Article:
Minimizing Transport Emissions for Products Delivery: Accounting for Uncertainty on Industrial Supply Chains
Di Pretoro, Alessandro
Negny, Stephane
Montastruc, Ludovic

How to Cite

Di Pretoro A., Negny S., Montastruc L., 2022, Minimizing Transport Emissions for Products Delivery: Accounting for Uncertainty on Industrial Supply Chains, Chemical Engineering Transactions, 96, 511-516.


Transport represents almost a quarter of Europe's greenhouse gas emissions and it is the main cause of air pollution in cities. Therefore, the Commission's low-emission mobility strategy represents a key challenge towards a low-carbon, circular economy. Moreover, with the increasing price of transportation fuel, it is becoming a more and more relevant cost item in the industrial sector.
In the production sector, supply chains are usually optimized according to an established set of expected customers, this means that, when customers are not known, the outlined optimal solution could considerably underperform in terms of costs and transportation path. Accounting for uncertainties when designing a supply chain strategy could be then of critical importance to reduce the vehicle travel distances and, thus, the related emissions due to fuel consumption as well as to have more reliable expectations.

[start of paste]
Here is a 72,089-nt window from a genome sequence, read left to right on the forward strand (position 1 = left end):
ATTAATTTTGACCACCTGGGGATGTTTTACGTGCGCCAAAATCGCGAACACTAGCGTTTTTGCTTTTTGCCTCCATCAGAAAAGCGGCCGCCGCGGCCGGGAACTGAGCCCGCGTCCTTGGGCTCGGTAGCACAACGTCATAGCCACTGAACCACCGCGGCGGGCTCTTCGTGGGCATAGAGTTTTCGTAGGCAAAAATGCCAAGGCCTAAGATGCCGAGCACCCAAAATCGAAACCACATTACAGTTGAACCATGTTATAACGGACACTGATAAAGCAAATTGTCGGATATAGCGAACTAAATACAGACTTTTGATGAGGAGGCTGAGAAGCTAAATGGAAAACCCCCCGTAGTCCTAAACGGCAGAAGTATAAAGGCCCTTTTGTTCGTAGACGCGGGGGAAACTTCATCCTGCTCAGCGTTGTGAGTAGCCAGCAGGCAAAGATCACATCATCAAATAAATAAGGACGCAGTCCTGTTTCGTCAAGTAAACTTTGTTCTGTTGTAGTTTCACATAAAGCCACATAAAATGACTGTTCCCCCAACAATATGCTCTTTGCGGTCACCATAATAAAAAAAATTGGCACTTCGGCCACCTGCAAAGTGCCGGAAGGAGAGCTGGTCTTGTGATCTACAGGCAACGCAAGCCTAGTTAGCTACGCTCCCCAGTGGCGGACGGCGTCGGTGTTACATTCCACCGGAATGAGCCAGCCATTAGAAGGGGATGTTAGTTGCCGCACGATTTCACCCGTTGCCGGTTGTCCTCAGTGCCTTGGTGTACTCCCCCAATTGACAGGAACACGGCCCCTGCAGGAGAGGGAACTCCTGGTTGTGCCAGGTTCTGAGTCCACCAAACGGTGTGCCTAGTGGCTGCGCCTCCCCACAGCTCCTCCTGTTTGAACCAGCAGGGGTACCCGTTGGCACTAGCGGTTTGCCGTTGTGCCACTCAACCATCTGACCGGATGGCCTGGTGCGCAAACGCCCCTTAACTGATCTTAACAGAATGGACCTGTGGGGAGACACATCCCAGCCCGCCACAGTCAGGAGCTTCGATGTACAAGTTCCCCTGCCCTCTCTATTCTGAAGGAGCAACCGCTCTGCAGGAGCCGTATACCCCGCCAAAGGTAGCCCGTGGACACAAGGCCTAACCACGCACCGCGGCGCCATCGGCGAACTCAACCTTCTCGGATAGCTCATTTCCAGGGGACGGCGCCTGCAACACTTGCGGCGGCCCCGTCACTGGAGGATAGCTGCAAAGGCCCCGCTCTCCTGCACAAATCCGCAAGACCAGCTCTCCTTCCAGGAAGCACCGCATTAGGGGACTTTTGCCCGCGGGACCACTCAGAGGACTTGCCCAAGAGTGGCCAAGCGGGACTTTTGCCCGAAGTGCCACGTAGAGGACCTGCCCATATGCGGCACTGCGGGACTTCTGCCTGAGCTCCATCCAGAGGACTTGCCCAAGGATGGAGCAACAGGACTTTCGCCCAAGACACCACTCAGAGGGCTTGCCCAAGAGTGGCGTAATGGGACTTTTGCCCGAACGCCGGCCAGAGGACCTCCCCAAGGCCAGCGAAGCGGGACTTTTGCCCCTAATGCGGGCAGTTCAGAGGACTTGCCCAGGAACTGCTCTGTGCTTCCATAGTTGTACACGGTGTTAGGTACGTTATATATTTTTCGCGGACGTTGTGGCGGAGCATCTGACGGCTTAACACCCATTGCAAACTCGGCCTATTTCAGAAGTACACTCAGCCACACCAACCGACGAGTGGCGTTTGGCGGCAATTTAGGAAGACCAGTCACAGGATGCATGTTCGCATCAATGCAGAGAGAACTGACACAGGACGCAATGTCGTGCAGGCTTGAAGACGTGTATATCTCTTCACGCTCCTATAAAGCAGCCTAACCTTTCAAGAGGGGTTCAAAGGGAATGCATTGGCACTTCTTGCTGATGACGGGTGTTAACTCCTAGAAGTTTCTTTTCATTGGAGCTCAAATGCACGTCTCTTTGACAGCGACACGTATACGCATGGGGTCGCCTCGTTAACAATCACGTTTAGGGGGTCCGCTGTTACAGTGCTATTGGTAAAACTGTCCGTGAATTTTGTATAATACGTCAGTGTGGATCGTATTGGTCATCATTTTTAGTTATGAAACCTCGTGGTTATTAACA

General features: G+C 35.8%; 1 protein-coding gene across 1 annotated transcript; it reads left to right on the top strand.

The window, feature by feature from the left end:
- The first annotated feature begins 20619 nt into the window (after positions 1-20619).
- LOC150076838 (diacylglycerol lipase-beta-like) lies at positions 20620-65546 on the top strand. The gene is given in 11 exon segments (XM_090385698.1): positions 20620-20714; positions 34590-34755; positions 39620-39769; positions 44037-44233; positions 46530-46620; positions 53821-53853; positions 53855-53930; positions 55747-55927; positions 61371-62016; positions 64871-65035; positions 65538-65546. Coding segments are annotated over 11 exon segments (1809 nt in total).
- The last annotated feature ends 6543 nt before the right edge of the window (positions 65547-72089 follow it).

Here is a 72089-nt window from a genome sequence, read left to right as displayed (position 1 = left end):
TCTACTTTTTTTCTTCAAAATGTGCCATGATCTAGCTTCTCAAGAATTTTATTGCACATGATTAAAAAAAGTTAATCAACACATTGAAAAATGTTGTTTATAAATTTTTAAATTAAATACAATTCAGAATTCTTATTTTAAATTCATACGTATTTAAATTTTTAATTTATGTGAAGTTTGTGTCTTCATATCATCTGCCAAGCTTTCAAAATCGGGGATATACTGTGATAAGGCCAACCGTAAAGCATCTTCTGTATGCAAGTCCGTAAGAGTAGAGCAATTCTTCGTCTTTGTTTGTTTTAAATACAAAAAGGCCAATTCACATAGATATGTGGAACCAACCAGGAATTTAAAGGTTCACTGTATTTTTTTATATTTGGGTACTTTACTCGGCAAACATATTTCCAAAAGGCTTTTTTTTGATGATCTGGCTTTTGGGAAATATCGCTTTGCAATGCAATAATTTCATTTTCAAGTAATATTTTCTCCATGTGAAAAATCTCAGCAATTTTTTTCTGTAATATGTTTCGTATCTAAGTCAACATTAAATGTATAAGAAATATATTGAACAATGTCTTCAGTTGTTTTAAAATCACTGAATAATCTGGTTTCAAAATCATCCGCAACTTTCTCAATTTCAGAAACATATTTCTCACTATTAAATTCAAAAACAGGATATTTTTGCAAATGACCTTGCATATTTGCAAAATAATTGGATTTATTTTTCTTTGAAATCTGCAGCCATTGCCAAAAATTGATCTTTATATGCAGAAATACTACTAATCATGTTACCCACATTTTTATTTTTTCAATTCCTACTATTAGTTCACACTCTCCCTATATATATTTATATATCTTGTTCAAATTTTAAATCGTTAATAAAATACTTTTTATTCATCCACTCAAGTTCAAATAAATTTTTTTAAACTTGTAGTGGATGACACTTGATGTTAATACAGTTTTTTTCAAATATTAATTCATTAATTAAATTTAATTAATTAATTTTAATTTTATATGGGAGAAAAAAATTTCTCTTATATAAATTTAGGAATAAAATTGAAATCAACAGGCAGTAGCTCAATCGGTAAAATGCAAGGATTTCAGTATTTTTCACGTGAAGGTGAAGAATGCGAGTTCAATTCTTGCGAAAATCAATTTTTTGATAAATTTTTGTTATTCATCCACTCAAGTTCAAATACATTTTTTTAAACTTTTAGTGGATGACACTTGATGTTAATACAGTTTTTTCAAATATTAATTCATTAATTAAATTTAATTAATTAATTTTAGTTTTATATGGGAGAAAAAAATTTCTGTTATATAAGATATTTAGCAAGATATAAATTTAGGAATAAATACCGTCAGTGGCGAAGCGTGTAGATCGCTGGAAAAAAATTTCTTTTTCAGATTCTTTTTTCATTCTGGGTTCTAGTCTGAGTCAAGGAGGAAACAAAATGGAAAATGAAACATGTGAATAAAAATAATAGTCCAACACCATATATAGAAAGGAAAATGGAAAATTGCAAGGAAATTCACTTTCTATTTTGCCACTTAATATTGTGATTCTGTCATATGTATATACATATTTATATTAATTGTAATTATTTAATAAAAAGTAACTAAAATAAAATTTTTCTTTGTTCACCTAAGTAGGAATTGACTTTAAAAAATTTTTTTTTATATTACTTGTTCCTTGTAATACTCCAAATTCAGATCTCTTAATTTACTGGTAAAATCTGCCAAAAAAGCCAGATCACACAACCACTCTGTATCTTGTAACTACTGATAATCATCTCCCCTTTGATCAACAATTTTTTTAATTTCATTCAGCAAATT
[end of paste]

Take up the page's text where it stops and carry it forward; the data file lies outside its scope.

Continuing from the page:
In this research work, the analysis of the optimal travel paths under uncertain customers’ location is addressed for a classical vehicle routing problem with delivery based on a methodology outlined in previous studies by the same authors. The approach exploits stochastic sampling generation to provide a probability distribution concerning the expected emissions and travel costs (travel equivalent distance in this case) for a given centralized factory location. In the selected case study, the uncertainty concerning both the customer locations and their expected demand are considered since these have been proved to be the most critical parameters. As indicator for the environmental impact the authors selected the Global Warming Potential.
The analysis shows that accounting for uncertainties during optimization of the supply chain design phase could provide a more reliable estimation of both travel distance and fuel consumption. Moreover, it allows to quantify the variance of these two in order to have an estimation of the maximum and minimum values. This approach is then worth to be extended to industrial cases and applications in order to be validated and become the standard methodology for a more low-carbon mobility strategy in the industrial sector.